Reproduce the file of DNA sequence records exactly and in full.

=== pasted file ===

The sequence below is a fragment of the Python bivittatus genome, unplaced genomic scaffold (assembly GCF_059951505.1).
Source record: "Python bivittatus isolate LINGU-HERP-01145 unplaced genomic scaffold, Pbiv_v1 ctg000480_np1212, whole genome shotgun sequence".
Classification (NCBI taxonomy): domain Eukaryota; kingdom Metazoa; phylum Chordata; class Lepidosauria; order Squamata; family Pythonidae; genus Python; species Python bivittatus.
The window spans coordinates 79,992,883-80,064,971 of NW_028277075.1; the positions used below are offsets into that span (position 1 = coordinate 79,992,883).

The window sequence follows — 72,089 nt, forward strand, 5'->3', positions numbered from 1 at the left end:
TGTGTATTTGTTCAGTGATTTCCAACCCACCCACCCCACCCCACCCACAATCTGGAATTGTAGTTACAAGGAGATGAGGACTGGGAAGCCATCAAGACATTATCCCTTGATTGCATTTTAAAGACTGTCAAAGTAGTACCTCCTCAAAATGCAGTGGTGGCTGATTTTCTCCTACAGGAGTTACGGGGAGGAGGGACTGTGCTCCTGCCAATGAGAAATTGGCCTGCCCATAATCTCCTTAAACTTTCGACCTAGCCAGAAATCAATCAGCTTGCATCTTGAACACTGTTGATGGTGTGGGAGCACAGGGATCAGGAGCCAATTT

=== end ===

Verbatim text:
The sequence below is a fragment of the Python bivittatus genome, unplaced genomic scaffold (assembly GCF_059951505.1).
Source record: "Python bivittatus isolate LINGU-HERP-01145 unplaced genomic scaffold, Pbiv_v1 ctg000480_np1212, whole genome shotgun sequence".
Classification (NCBI taxonomy): domain Eukaryota; kingdom Metazoa; phylum Chordata; class Lepidosauria; order Squamata; family Pythonidae; genus Python; species Python bivittatus.
The window spans coordinates 79,992,883-80,064,971 of NW_028277075.1; the positions used below are offsets into that span (position 1 = coordinate 79,992,883).

The window sequence follows — 72,089 nt, forward strand, 5'->3', positions numbered from 1 at the left end:
TGTGTATTTGTTCAGTGATTTCCAACCCACCCACCCCACCCCACCCACAATCTGGAATTGTAGTTACAAGGAGATGAGGACTGGGAAGCCATCAAGACATTATCCCTTGATTGCATTTTAAAGACTGTCAAAGTAGTACCTCCTCAAAATGCAGTGGTGGCTGATTTTCTCCTACAGGAGTTACGGGGAGGAGGGACTGTGCTCCTGCCAATGAGAAATTGGCCTGCCCATAATCTCCTTAAACTTTCGACCTAGCCAGAAATCAATCAGCTTGCATCTTGAACACTGTTGATGGTGTGGGAGCACAGGGATCAGGAGCCAATTT